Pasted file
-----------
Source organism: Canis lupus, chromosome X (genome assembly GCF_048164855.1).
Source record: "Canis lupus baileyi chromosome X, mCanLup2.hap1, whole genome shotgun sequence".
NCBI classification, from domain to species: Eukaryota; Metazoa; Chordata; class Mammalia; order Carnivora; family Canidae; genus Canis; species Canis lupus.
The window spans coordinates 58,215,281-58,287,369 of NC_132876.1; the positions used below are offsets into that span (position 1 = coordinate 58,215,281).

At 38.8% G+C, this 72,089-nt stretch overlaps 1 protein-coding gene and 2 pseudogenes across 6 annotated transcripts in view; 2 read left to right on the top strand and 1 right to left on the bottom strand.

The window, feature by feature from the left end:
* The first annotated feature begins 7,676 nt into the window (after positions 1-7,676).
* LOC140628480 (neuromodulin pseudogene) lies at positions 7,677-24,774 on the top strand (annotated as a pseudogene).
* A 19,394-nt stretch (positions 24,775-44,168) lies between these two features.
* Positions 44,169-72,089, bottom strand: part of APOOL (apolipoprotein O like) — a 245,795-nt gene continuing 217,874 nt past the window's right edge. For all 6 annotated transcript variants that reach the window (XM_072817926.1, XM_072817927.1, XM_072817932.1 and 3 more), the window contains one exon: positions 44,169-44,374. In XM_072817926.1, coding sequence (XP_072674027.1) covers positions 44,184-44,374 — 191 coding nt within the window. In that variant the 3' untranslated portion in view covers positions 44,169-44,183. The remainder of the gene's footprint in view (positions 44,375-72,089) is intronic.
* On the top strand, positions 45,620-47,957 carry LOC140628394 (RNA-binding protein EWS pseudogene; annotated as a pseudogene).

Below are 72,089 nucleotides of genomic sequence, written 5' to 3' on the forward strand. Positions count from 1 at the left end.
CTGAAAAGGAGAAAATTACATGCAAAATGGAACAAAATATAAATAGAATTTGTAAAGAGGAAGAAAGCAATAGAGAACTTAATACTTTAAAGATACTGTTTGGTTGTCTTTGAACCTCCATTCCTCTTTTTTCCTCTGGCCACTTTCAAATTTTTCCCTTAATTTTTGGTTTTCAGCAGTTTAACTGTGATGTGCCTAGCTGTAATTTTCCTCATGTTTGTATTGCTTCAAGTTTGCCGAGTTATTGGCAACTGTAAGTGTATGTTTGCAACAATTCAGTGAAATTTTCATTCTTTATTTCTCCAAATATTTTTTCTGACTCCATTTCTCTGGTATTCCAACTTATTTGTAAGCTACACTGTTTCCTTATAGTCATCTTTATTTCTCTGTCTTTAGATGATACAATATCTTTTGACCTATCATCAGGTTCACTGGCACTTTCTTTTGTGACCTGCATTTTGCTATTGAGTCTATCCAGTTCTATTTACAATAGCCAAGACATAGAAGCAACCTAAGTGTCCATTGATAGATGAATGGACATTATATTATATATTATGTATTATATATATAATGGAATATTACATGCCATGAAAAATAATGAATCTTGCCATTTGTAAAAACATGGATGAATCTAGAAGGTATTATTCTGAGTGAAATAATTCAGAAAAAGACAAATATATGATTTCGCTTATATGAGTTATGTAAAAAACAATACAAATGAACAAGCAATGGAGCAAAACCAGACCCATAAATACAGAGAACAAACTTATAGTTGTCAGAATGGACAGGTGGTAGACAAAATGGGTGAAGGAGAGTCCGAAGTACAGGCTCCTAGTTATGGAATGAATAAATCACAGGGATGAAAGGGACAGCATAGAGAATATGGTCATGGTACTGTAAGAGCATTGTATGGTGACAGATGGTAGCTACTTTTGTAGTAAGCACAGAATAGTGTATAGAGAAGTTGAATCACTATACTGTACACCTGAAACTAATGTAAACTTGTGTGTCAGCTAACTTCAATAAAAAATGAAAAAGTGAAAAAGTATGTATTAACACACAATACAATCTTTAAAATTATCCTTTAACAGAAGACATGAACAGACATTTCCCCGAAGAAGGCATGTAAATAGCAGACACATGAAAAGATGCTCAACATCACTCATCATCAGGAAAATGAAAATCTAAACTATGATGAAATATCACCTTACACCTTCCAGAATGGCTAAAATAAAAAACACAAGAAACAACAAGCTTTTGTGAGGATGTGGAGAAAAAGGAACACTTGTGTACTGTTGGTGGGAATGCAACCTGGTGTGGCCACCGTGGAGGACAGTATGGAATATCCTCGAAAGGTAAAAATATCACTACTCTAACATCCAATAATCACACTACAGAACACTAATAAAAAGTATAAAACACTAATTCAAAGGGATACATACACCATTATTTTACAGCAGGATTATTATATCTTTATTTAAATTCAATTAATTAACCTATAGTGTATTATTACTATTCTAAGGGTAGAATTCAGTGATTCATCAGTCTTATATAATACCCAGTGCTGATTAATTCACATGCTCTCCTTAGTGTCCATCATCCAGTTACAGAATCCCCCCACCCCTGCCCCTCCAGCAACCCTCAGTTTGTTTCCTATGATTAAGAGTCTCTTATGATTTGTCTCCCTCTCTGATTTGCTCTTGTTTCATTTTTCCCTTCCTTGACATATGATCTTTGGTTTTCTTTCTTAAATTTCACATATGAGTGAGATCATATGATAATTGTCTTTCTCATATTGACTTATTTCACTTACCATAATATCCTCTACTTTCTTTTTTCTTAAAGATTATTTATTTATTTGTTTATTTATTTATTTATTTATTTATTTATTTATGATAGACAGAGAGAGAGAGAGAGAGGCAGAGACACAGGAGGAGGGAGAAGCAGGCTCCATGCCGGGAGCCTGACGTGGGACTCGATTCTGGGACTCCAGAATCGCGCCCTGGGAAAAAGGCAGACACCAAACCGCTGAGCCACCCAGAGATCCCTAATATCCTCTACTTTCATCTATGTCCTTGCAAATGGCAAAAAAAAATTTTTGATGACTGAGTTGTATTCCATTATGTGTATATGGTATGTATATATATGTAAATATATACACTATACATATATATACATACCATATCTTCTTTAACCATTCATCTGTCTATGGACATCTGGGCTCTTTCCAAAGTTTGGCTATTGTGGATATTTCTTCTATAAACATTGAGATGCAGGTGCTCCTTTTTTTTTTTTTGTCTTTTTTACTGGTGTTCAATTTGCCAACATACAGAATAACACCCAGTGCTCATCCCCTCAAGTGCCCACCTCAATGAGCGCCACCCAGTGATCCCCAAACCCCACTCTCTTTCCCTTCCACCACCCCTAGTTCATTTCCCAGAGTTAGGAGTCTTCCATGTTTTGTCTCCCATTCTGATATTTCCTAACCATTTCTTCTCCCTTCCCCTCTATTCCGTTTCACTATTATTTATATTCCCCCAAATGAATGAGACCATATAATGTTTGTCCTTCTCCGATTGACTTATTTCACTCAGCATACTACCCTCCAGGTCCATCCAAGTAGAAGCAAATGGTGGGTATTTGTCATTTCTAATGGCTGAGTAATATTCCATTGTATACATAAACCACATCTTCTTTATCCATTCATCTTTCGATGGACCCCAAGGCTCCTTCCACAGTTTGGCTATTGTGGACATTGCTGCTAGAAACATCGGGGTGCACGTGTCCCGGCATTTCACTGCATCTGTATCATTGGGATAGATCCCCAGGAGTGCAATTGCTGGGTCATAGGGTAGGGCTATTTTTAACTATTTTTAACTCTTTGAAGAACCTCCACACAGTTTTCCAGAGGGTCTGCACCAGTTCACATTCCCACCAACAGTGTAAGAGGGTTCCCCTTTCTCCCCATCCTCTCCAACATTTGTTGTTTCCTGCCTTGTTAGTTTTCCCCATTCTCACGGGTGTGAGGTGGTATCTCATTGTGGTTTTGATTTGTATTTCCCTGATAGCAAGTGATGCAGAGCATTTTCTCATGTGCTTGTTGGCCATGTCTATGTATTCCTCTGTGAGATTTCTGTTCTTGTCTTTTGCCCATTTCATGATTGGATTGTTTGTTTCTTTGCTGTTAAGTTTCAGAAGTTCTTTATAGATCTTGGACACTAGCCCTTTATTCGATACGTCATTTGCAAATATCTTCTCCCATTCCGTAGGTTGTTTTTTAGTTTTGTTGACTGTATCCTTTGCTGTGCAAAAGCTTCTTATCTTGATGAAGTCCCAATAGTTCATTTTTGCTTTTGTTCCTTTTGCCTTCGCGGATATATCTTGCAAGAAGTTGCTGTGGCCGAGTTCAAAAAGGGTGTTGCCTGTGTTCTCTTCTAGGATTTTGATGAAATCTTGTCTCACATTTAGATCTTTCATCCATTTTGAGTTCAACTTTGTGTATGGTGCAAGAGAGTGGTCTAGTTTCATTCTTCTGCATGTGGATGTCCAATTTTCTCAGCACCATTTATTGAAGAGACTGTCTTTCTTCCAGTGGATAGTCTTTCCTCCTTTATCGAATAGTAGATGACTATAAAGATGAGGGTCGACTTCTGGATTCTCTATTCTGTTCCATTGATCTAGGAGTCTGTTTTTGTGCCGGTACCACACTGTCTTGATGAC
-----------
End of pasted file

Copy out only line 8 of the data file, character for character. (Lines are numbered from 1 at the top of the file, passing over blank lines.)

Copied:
* LOC140628480 (neuromodulin pseudogene) lies at positions 7,677-24,774 on the top strand (annotated as a pseudogene).